He has just been anointed as one of the nation’s key digital enablers in the Innovation 100 list. In this post for GEreports, Geoff Culbert, President and CEO of GE Australia, New Zealand and PNG, describes his optimism that the Antipodean attitude toward an ideas-based economy is turning around. Now it’s time for everyone to step up, collaborate and innovate.
I came back to Australia in the middle of last year after seven years working abroad. I was delighted to be back, but I was concerned by what I saw. Over those seven years away I spent a lot of time working in emerging countries—Angola, Nigeria and Algeria—and also in China, India and Brazil.
Soon after I returned I was asked what was different about Australia compared to these places. It was very clear to me. In many of the places I had visited, the ambition of the country outstripped its ability. People were hungry for success and desperate to get ahead, but they didn’t have the talent to match. In Australia, I saw the opposite. I saw a country that was hugely talented, but its ability outstripped its ambition. It was June of 2014 and we were still hanging onto the belief that the mining boom would never end, and the gift of resources would underwrite our economy forever.
We were complacent.
Innovation is easy to say but hard to do.
Of course, it’s way too early to declare victory and the hard work is yet to come. Innovation is easy to say but hard to do. Commercialising ideas is harder still. I have been saying for the past 18 months that everyone has a role to play in this effort. Government, universities, research organisations, big companies, small companies, me and you. It has to be from the classroom to the boardroom. The Government’s Innovation Statement is a great start. They have hit all the right issues and there is something in there to motivate everyone.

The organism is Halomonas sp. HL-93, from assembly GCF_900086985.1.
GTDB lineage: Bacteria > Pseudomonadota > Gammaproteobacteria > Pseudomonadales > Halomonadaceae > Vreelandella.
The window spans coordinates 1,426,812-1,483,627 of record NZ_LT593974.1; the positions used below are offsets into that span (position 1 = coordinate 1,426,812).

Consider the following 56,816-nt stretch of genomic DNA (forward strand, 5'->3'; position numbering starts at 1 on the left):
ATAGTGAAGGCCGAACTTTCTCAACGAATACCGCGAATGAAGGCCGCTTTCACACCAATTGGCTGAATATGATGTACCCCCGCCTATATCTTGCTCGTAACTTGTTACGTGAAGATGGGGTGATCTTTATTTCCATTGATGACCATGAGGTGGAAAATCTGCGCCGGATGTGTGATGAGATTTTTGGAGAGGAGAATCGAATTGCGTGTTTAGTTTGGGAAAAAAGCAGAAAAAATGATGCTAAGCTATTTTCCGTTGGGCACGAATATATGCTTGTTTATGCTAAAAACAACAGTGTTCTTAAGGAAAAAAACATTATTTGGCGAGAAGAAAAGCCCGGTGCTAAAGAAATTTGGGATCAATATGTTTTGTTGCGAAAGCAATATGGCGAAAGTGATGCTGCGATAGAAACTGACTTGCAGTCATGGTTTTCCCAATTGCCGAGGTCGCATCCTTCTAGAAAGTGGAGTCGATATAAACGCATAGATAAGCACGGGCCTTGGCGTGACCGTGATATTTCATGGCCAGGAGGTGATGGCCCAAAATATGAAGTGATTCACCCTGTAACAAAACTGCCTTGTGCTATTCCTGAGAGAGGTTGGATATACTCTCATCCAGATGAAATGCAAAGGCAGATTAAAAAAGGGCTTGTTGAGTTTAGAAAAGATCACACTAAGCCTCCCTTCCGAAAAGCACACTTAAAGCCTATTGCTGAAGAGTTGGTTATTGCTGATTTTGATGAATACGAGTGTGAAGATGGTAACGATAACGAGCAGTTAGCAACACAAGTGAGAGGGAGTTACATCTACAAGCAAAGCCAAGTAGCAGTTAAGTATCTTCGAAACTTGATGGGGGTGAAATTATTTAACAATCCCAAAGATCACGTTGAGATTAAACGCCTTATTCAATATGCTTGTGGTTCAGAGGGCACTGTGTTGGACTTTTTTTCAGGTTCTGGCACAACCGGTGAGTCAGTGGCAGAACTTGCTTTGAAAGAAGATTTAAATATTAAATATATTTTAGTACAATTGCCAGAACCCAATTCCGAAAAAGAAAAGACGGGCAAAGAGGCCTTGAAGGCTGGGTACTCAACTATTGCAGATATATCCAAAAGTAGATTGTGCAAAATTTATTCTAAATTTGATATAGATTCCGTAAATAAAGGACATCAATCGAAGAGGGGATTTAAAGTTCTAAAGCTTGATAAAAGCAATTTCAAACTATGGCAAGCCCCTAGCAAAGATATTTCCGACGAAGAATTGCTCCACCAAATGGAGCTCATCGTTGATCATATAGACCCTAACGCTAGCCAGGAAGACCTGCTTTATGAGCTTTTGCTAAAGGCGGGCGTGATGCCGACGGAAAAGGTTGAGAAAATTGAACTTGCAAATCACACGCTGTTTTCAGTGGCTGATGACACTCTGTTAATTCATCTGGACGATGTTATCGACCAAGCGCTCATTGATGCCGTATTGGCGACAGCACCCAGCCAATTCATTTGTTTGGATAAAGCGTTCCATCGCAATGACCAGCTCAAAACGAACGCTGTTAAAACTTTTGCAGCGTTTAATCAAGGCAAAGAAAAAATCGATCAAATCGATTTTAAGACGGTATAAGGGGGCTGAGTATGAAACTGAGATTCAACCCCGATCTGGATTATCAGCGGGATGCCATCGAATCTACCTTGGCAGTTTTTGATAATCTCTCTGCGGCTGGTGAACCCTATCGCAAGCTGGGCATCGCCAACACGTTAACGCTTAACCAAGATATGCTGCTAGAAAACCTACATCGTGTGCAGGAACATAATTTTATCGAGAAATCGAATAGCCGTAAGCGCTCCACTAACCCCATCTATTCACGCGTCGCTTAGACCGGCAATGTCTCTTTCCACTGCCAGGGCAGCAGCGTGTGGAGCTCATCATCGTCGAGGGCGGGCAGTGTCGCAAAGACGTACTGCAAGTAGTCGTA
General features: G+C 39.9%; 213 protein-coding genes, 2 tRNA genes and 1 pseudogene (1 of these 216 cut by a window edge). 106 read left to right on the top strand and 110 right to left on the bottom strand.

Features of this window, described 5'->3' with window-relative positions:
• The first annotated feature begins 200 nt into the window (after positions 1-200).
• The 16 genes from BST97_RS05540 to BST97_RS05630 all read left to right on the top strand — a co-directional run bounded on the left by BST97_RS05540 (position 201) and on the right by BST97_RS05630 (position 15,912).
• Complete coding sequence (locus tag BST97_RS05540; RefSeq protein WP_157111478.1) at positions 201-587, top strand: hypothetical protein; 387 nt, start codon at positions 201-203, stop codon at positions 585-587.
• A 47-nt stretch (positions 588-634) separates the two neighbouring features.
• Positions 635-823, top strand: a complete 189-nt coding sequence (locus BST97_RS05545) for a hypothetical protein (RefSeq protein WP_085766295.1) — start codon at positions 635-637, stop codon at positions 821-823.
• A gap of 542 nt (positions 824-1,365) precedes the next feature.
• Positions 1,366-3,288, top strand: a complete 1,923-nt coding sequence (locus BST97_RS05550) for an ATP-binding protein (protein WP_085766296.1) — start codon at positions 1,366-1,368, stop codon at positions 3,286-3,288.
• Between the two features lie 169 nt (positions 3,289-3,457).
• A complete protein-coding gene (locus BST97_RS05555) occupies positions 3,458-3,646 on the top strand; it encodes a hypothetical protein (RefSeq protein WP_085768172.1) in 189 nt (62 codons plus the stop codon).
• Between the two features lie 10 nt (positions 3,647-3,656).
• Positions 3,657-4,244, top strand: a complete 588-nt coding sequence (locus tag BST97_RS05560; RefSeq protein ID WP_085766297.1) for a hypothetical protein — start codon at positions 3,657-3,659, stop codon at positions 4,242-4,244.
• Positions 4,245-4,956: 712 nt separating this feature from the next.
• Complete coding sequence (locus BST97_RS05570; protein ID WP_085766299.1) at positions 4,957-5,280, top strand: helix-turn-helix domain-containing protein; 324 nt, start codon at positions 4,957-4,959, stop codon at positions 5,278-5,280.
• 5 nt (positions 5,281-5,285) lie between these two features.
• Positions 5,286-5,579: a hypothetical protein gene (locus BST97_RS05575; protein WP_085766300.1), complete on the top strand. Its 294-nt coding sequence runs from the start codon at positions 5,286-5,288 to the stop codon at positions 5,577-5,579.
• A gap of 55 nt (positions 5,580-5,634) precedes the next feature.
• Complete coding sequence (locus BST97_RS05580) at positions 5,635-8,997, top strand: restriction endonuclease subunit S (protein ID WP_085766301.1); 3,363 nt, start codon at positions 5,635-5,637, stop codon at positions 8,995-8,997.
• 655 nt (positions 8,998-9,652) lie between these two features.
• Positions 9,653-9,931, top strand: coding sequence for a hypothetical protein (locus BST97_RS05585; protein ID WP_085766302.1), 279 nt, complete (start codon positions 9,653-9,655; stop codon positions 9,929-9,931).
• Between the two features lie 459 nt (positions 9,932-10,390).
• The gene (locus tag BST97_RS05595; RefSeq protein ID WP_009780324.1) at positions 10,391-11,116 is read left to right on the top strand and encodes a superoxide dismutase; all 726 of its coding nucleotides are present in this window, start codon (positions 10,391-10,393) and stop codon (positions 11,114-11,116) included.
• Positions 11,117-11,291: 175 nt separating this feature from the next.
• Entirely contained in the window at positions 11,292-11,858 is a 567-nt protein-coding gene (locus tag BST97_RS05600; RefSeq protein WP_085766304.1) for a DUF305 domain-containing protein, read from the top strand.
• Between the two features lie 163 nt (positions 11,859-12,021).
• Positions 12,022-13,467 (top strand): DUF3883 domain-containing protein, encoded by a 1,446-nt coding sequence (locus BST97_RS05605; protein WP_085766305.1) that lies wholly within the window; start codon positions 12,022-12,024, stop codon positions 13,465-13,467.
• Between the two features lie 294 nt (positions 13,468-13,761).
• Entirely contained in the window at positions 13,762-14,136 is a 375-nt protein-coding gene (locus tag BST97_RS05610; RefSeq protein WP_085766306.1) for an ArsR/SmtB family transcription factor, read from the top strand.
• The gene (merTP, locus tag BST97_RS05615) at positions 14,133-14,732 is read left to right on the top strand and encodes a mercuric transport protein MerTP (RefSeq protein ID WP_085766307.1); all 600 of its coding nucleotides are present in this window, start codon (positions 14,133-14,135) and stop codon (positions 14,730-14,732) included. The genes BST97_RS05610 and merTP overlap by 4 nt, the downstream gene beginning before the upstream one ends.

At GE we will play our role. We will focus our investment on industries that are most critical to our economy and where we have natural depth and capability: oil, gas, mining, healthcare, aviation. The application of technology and software to these industries is critical to help keep our established national champions globally competitive, and create fertile ground for new companies to emerge and grow. Given the contribution these industries make to our GDP, even small breakthroughs in productivity and efficiency will contribute significant wealth to the Australian economy. We will keep investing in Australia because the demand is huge, the potential is enormous and the environment is right.
Australia’s ambition is catching up with its ability, and that’s exciting.